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- 2022 - Parent Proximity amongst Alouatta palliata - Poster Presentation
- The interactions between mothers and their offspring are vital for successful child-rearing. Due to the energy-intensive nature of reproducing and child-rearing, a mother Alouatta palliata, or mantled howler monkey, will protect the health and safety of her offspring. However, within three years, the offspring must obtain the skills to survive independently. Female A. palliata experiences a gestational period of approximately 180 days. Every two years, females give birth to one child. An infant A. palliata will nurse for the first 18 months of its life. I hypothesize that mothers will maintain closer proximity to infants than to juveniles. My research will be conducted in May 2022 at the La Selva Research Station in Costa Rica’s north-eastern rainforests. The primary and secondary forests there create an ideal habitat for A. palliata. The adult A. palliata are primates weighing 4 to 5 kg and covered in black fur. Infants will be covered in gold or silver fur until their fur darkens when they reach sexual maturity at three years old. Data will be collected using instantaneous focal sampling in 10-second intervals that will alternate between mothers and offspring. I will distinguish between infant A. palliata, as those clinging to their mothers, and juveniles as those who nurse but transport themselves predominantly independently. A. palliata mothers will be distinguished by the act of nursing their offspring. I will study the methods applied by the mother, A. palliata, in the rearing of her offspring. I will record their proximity to one another and to others, distinguishing between physical contact, within 1 meter, 3 meters, or a distance greater than 3 meters. I will record their behaviors such as feeding, resting, traveling, and grooming. This data will be compared to data collected on other Alouatta species.
- monkeys, Animal behavior, Animal feeding, data analysis, analysis, Primates, Mothers & children, Tropical forests, Autonomy, student projects
- Local Identifiers
- 2022 - Infant Proximities to Mothers: Comparing Cebus imitator and Alouatta palliata - Poster Presentation
- Primates are social animals; they live in groups composed of mothers, their offspring, and a variable numbers of males. Mother-infant interaction is one of the earliest forms of primate bonding and communication. After a certain period of attachment, the infants begin to become more independent from their mothers, finally reaching adulthood. Capuchin monkeys (Cebus imitator) have a relatively slow life history compared to howler monkeys (Alouatta palliata). C. imitatorinfants begin to first explore away from their mothers at 3 to 6 months of age and are adults at about 47 to 60 months of age. In comparison, A. palliata infants begin to explore in the first week or two of life, becoming entirely independent at about 30 to 36 months of age. As these data indicate, C. imitator infants are dependent on their mothers longer than A. palliata infants. Whether these patterns of independence are found in the primates of La Selva Research station remains unknown. The aim of the present study is to compare the amount of time that infant C. imitator and A. palliata spend near versus far from their mother as a measure of their dependence. I hypothesize that C. imitator infants will spend more time in close proximity to their mother compared to A. palliata infants. This research will be conducted in May 2022 at La Selva Research Station, located in northeastern Costa Rica. The station offers 3,953 acres of tropical forest and it is home to three species of primates: Alouatta palliata, Ateles geoffroyi, and C. imitator. Cebus imitator is a small animal, weighing 1.4 to 4 kg. They are black on the body, tail, and limbs and are white on the chest, shoulders, and face. The birth season is from February to July with the mean peak in birth activity in May. Alouatta palliata are sexually dimorphic with males weighing 4.5 to 9.8 kg and females weighing 3.1 to 7.6 kg. Infants are born a gray color but then become black. Data will be collected using 10-minute continuous focal sampling of mothers and infants. I will record proximity between mothers and infants. Proximity will be recorded as “in contact” (0 m), “near” (0±1 m), “far” (greater than 1 m). Also, I will record feeding, travel, grooming, and resting. The proximities of the two species will be compared with each other as well as with data from other research sites.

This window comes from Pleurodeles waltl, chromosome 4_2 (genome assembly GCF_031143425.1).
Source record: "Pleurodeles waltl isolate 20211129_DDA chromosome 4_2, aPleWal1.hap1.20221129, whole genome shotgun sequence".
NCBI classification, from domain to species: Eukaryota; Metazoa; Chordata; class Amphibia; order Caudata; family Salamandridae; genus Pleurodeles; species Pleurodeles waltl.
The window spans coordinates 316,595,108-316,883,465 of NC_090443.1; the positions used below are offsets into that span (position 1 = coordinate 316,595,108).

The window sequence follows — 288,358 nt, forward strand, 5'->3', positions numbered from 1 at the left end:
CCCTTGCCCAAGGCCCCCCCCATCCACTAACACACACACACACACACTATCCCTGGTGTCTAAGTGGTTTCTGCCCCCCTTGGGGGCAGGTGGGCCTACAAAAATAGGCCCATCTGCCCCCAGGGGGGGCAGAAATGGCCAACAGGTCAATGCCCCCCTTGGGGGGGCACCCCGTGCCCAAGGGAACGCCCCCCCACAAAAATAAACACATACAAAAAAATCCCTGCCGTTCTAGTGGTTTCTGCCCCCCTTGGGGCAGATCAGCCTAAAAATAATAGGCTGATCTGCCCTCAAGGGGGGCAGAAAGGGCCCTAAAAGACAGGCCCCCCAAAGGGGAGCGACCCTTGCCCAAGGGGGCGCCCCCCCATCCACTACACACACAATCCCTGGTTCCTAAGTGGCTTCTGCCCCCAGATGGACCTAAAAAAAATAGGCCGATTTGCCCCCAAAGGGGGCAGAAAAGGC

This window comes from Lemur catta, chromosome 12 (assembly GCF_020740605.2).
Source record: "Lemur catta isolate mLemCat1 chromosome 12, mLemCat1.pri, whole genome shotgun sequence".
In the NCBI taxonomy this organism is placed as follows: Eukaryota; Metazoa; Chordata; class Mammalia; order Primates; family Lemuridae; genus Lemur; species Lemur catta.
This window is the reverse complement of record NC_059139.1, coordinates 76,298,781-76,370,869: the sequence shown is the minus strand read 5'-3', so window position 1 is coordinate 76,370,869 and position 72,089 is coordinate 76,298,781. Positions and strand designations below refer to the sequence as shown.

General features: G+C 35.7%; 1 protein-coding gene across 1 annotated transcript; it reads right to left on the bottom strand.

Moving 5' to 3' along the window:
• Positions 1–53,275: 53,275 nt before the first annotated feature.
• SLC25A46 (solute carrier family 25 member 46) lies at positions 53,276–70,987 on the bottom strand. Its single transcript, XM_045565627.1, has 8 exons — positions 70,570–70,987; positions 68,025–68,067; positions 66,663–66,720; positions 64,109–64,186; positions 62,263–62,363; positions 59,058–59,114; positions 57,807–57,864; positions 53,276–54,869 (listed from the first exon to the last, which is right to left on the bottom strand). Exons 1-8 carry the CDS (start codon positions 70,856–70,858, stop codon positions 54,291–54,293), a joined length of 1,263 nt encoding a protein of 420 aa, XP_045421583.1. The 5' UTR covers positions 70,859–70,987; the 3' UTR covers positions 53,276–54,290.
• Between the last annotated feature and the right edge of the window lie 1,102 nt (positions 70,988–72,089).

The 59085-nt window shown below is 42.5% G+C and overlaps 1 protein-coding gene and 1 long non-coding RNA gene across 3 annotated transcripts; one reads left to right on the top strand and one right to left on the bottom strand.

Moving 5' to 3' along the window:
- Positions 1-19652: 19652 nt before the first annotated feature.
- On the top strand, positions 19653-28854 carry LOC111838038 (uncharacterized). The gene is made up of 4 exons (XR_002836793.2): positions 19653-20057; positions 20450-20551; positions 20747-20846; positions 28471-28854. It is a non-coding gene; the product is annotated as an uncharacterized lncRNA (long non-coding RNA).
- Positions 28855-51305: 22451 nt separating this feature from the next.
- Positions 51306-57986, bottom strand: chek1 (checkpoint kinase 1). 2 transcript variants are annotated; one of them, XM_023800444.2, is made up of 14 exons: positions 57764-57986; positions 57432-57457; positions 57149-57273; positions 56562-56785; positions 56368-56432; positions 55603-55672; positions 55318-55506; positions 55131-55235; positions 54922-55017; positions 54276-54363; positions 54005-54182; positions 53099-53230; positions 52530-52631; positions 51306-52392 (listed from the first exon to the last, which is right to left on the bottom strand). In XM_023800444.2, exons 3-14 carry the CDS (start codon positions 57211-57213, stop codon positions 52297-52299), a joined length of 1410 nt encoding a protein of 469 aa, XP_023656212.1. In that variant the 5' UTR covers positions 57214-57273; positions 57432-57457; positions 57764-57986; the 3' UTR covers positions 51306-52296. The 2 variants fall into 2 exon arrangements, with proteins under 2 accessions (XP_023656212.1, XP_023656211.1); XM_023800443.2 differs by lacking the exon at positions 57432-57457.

- Primates, monkeys, Animal behavior, Animals, biological concepts, Tropical forests
- Local Identifiers